Wednesday, 5 May 2010

Mainly Politics

I've been rather distracted lately. So much time has been spent on my computer and its faults (without even a working simple CD writer - this may have been solved by a clever friend - whilst the dual DVD-CD writer has gone the way of many: knackered). Then I found a job interview notice in a junk email box and so wrote a required presentation for that job interview for today (on my website, of course, at Learning, My Approach in Education, Social Work Training Experiential Inputs) and of course I have been keeping up with the political news.

At last I heard Nick Clegg refer to illegal aliens in this country undermining the wages paid in this country, and this is what has been missing in the defence of the so-called 'amnesty' policy. The Liberal Democrats have taken a hammering over the immigration issue, and I would not be surprised if that has been the cause of a slight deflation in the polling figures. He and they should have tackled this head on. The policy makes sense, because not only is it that made citizens pay taxes but also they get paid the minimum wage. People are attracted to a country for reasons far more immediate and realistic than the thought that they might get an amnesty.

People might think we are better off without the euro, but they might not say that if our debt causes us to go down the swannee and we only have the IMF to dictate harsh terms. Plus it would be more convenient to have the one currency for business and tourism, and it makes sense in Ireland too.

And while I mention Ireland, isn't it wrong that a governing party of this country is allying itself so clearly with a sectarian party in Northern Ireland? I know that the SDLP chooses to sit with the Labour government, but that's its choice. They are different parties and Labour does not endorse the SDLP. But the Conservatives (if as government) are putting at risk the ability to be an honest broker in Northern Ireland. The Liberal Democrats do regard the Alliance Party as a sister party, but then it is not partisan. Recently the Ulster Unionist Party, now supported by Cameron, was playing dodgy partisan politics to undermine the usually more sectarian Democratic Ulster Unionists, who did go into shared power with Sinn Fein. The British Government has to hold sovereignty over the north of Ireland on a purely consensual basis of most of the population there, without its own long term interest in holding on to the province, and I think this political allegiance puts this at risk. It is bizarre in that region that if you want to vote for a left of centre party you have to be on the nationalist side, and the unionists end up having right of centre choices - with some choice from the middling Alliance. Meanwhile Cameron allies himself with a bunch of "nutters" in the European Union, so that he allies his party with no one much there.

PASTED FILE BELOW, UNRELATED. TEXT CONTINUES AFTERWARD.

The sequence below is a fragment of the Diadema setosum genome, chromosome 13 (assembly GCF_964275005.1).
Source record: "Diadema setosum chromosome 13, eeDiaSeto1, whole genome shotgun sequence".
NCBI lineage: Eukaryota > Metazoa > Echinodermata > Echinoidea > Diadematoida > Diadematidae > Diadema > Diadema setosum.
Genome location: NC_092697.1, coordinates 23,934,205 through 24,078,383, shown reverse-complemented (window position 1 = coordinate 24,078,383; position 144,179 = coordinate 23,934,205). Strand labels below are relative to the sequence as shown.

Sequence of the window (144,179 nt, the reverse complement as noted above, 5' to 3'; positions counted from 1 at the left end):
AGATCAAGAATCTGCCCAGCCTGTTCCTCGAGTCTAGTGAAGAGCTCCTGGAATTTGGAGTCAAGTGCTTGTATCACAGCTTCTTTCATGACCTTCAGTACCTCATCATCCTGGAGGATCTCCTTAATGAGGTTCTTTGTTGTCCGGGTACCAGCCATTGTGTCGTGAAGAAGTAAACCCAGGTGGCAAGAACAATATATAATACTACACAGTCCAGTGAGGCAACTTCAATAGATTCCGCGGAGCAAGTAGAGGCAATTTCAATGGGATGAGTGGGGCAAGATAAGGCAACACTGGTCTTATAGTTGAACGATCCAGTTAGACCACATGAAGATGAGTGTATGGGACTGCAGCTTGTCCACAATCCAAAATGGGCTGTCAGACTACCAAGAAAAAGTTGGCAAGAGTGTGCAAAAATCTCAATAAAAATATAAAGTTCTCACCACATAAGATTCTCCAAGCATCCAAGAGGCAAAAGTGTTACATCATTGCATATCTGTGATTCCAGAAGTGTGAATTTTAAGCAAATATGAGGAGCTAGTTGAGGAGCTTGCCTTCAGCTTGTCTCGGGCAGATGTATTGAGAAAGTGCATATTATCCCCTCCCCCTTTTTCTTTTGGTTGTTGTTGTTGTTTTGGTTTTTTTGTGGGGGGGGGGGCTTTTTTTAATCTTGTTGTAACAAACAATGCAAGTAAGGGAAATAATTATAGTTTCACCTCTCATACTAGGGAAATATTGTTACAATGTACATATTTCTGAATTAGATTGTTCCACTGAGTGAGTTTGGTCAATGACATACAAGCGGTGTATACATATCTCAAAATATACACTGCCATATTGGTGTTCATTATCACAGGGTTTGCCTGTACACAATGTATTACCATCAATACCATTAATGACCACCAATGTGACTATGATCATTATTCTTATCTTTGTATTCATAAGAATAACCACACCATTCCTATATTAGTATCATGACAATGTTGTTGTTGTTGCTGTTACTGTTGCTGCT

Meanwhile Labour politicians are extolling the virtues of tactical voting. That Ed Balls has changed his mind suggests messages from on high, though desperation appearance man Tony Blair is not on message. I am in a Labour - Conservative marginal (not one of the closest - it is the Conservative's 58th of a needed 116), and do not want the Conservatives to win, but I want to be part of the push that brings the Liberal Democrats up even if quietly in a constituency like this. Our votes are like grains of sand, and some will fall this way and some that collectively in this movement both to raise up the Liberal Democrat vote further and towards tactical voting. It could also be that polling figures have shifted a little because of the rise of the Conservatives: that more will revert to Labour for tactical reasons, just as others will vote Liberal Democrat who might be Labour in those marginals. Anyway I have received nothing from the Liberal Democrats through the door here, so my support if to them is from someone for whom the first choice is the first choice made despite everything.

1 comment:

Anonymous said...

Remember, the full title of the Conservative Party is the "Conservative and Unionist Party".

This is something that is often conveniently forgotten in the mainstream UK.

The Conservatives and Ulster Unionists were formally linked until 1985. They are resurrecting their old assocations.

The Westmister UUs were effectively the Conservative party in Northern Ireland and have helped keep alive otherwise defunct Conservative administrations.

This is one of the reason why the UK has tended to have longer lived Conservative governments than Labour.

This is not being party political, just how it is and how we tend to forget some of the historical details.

Whether this is a good move in 2010 is a matter for debate.